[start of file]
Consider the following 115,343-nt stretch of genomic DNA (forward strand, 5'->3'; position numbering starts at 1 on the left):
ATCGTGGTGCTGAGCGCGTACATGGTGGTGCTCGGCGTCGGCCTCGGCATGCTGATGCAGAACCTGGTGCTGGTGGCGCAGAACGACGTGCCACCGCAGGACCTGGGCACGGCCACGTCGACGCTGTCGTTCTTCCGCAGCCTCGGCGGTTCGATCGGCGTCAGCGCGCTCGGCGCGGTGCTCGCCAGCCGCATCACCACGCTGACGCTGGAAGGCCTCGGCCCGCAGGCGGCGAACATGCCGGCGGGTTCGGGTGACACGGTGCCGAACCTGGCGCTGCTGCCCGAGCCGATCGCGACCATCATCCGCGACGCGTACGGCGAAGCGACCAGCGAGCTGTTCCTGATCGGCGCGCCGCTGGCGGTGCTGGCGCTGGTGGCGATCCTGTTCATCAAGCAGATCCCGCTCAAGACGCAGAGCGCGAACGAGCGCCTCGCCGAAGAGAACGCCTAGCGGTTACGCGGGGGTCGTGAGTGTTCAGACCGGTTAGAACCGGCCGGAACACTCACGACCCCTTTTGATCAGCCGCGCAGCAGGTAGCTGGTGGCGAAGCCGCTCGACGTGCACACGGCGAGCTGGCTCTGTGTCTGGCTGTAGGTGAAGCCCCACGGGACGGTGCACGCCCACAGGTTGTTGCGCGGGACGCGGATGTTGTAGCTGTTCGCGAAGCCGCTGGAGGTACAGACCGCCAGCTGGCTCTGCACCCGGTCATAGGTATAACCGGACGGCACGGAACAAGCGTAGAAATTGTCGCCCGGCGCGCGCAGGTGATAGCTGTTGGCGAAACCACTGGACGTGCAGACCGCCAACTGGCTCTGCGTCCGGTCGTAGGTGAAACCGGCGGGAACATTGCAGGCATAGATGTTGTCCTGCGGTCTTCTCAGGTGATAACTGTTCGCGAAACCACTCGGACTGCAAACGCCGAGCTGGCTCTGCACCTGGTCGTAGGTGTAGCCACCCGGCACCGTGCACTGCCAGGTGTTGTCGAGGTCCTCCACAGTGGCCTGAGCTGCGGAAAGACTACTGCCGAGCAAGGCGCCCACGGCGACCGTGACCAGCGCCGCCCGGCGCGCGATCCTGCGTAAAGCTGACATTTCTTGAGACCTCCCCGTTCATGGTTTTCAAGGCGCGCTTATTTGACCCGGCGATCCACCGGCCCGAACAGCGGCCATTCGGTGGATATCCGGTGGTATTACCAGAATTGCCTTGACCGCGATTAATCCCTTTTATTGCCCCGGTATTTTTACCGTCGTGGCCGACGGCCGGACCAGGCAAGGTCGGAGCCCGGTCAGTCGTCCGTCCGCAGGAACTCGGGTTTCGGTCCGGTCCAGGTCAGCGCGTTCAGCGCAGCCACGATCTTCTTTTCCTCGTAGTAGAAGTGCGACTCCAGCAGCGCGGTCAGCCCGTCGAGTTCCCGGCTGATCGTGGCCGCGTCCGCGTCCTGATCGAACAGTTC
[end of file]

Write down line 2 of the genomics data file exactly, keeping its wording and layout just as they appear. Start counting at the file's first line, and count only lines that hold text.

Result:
ATCGTGGTGCTGAGCGCGTACATGGTGGTGCTCGGCGTCGGCCTCGGCATGCTGATGCAGAACCTGGTGCTGGTGGCGCAGAACGACGTGCCACCGCAGGACCTGGGCACGGCCACGTCGACGCTGTCGTTCTTCCGCAGCCTCGGCGGTTCGATCGGCGTCAGCGCGCTCGGCGCGGTGCTCGCCAGCCGCATCACCACGCTGACGCTGGAAGGCCTCGGCCCGCAGGCGGCGAACATGCCGGCGGGTTCGGGTGACACGGTGCCGAACCTGGCGCTGCTGCCCGAGCCGATCGCGACCATCATCCGCGACGCGTACGGCGAAGCGACCAGCGAGCTGTTCCTGATCGGCGCGCCGCTGGCGGTGCTGGCGCTGGTGGCGATCCTGTTCATCAAGCAGATCCCGCTCAAGACGCAGAGCGCGAACGAGCGCCTCGCCGAAGAGAACGCCTAGCGGTTACGCGGGGGTCGTGAGTGTTCAGACCGGTTAGAACCGGCCGGAACACTCACGACCCCTTTTGATCAGCCGCGCAGCAGGTAGCTGGTGGCGAAGCCGCTCGACGTGCACACGGCGAGCTGGCTCTGTGTCTGGCTGTAGGTGAAGCCCCACGGGACGGTGCACGCCCACAGGTTGTTGCGCGGGACGCGGATGTTGTAGCTGTTCGCGAAGCCGCTGGAGGTACAGACCGCCAGCTGGCTCTGCACCCGGTCATAGGTATAACCGGACGGCACGGAACAAGCGTAGAAATTGTCGCCCGGCGCGCGCAGGTGATAGCTGTTGGCGAAACCACTGGACGTGCAGACCGCCAACTGGCTCTGCGTCCGGTCGTAGGTGAAACCGGCGGGAACATTGCAGGCATAGATGTTGTCCTGCGGTCTTCTCAGGTGATAACTGTTCGCGAAACCACTCGGACTGCAAACGCCGAGCTGGCTCTGCACCTGGTCGTAGGTGTAGCCACCCGGCACCGTGCACTGCCAGGTGTTGTCGAGGTCCTCCACAGTGGCCTGAGCTGCGGAAAGACTACTGCCGAGCAAGGCGCCCACGGCGACCGTGACCAGCGCCGCCCGGCGCGCGATCCTGCGTAAAGCTGACATTTCTTGAGACCTCCCCGTTCATGGTTTTCAAGGCGCGCTTATTTGACCCGGCGATCCACCGGCCCGAACAGCGGCCATTCGGTGGATATCCGGTGGTATTACCAGAATTGCCTTGACCGCGATTAATCCCTTTTATTGCCCCGGTATTTTTACCGTCGTGGCCGACGGCCGGACCAGGCAAGGTCGGAGCCCGGTCAGTCGTCCGTCCGCAGGAACTCGGGTTTCGGTCCGGTCCAGGTCAGCGCGTTCAGCGCAGCCACGATCTTCTTTTCCTCGTAGTAGAAGTGCGACTCCAGCAGCGCGGTCAGCCCGTCGAGTTCCCGGCTGATCGTGGCCGCGTCCGCGTCCTGATCGAACAGTTC